Atlanta officer who killed Rayshard Brooks reinstated

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The officer charged with murder in the fatal shooting of Rayshard Brooks was recently reinstated to the force and will remain on administrative leave as decided by the Atlanta Civil Service Board.

Garrett Rolfe was initially fired from the Atlanta Police Department for his involvement in the shooting of Brooks in June 2020. But on Wednesday, The Atlanta Civil Service Board decided he was wrongfully terminated and plans to reverse that decision, per NBC News. The board decided that the city in Georgia failed “to comply with several provisions” of the Atlanta City Code and “the information received during witnesses’ testimony,” per the five-page decision.

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“The Board concludes the appellant was not afforded his right to due process. Therefore, the Board grants the appeal of Garrett Rolfe and revokes his dismissal as an employee of the APD,” read the official document.

Rolfe was initially fired on June 13, the day after the shooting. In August, he filed a suit against then-interim police Chief Rodney Bryant and Atlanta Mayor Keisha Lance Bottoms. Last month, during a virtual hearing with the board, the officer requested back pay, benefits and to be back on the force.

The suit argues Rolfe was let go “without an investigation, without proper notice, without a pre-disciplinary hearing, and in direct violation of the municipal code of the city of Atlanta.” It adds that the force Rolfe used against Brooks “was proper and in compliance with Georgia law,” according to the police department’s policies.

Photo: NBC News

In June 2020, Brooks and fellow Officer Devin Brosnan visited a Wendys after receiving a call about a man sleeping in the driver’s seat of a car in the restaurant’s drive-thru. Bodycam footage shows Brooks complying with the officer’s requests, although he failed a sobriety test.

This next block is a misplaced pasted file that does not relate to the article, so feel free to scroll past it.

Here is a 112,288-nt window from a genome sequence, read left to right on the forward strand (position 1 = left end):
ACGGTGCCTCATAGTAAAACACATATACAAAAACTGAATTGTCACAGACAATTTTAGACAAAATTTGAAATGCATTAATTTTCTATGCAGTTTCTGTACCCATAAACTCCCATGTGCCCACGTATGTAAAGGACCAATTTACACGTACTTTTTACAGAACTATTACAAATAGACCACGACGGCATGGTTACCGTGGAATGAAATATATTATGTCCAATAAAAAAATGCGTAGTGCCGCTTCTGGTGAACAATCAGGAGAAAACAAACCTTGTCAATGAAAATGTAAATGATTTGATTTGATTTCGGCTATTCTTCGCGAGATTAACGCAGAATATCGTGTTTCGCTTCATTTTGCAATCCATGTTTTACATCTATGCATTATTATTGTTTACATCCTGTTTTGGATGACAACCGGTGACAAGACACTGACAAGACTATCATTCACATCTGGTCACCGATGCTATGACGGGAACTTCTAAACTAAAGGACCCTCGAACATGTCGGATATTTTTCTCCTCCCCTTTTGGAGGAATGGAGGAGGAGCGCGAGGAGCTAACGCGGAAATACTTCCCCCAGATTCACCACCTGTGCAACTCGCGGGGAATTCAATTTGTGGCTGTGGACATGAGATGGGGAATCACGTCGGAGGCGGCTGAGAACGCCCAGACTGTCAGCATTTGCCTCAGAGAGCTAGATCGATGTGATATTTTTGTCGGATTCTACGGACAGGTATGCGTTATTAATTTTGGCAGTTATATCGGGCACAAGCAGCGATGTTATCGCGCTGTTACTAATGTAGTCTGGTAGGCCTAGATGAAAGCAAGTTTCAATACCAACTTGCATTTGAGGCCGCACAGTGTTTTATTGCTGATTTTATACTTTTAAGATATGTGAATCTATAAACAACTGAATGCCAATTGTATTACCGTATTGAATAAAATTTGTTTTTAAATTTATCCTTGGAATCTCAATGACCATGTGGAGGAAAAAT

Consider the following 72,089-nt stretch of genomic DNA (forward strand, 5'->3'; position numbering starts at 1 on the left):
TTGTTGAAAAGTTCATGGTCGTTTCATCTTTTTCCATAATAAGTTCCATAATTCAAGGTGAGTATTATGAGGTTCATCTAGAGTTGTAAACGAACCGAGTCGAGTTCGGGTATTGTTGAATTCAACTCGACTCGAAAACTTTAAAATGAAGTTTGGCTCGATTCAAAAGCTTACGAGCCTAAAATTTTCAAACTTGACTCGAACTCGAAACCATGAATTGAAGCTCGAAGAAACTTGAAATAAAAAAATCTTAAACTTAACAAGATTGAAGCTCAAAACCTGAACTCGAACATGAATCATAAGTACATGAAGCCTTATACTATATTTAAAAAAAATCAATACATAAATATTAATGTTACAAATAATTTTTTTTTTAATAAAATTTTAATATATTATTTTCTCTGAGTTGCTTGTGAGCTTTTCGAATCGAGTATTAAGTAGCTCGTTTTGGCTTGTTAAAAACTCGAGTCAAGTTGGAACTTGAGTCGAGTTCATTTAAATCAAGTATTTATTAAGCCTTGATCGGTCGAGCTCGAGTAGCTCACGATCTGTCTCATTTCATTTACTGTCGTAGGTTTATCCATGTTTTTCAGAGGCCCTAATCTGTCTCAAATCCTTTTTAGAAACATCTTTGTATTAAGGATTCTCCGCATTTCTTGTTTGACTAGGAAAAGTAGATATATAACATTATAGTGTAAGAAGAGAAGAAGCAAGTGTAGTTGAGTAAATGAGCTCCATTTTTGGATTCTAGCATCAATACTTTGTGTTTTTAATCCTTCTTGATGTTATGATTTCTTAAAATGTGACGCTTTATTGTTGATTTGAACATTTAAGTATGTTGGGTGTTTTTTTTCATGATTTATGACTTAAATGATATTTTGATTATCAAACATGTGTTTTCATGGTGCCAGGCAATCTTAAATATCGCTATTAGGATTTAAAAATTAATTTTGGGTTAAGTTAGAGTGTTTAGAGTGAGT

The Georgia Bureau of Investigation said a struggle happened between the victim and the officers as they tried to arrest him. Brooks allegedly grabbed an officer’s stun gun and ran with it. He was then shot twice in the back. Over two minutes had passed before Brooks was offered any medical aid.  

Rolfe also kicked Brooks’ body while Brosnan stood on his shoulders, according to the district attorney.

“When we examined the videotape and in our discussions with witnesses, what we discovered is during the 2 minutes and 12 seconds, Officer Rolfe actually kicked Mr. Brooks while he laid on the ground. While he was there fighting for his life,” said then-Fulton County District Attorney Paul Howard after the incident, per NBC News.

“Secondly, from the videotape, we were able to see that the other officer, Officer Brosnan, actually stood on Mr. Brooks’ shoulders while he was there struggling for his life.”

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Both men were charged for their participation in the killing. Rolfe was charged with 11 counts: violation of oath, aggravated assault with a deadly weapon, including felony murder, and criminal damage to proper. Brosnan was put on administrative leave and charged with two counts of violation of oath and one count of aggravated assault.

According to Howard, Brooks was never told he was under arrest for driving under the influence. He adds, Brooks “never presented himself as a threat” and appeared “almost jovial.”

Credit: Steve Schaefer

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On Wednesday, the attorneys representing the family of Rayshard Brooks called out the city for the part they played in Rolfe’s firing and reinstating to the police force, per AJC.com.

“We find it mind-boggling they weren’t aware of the proper procedure,” said attorney Chris Stewart. “Was that done to temporarily pacify the protesters and people around the world who were upset? Right now, Officer Rolfe has received more justice than the family of Rayshard Brooks.”

Stewart and his co-counsel Justin Miller shared that Brooks’s family was “confused and disappointed” to hear the recent news. More than anything, they were questioning the city’s push towards real change against police brutality.

“The city, the police department and the DA’s office are not really serious about civil rights,” Miller said.

“This was really procedural,” Stewart added. “And the procedures were not followed.”

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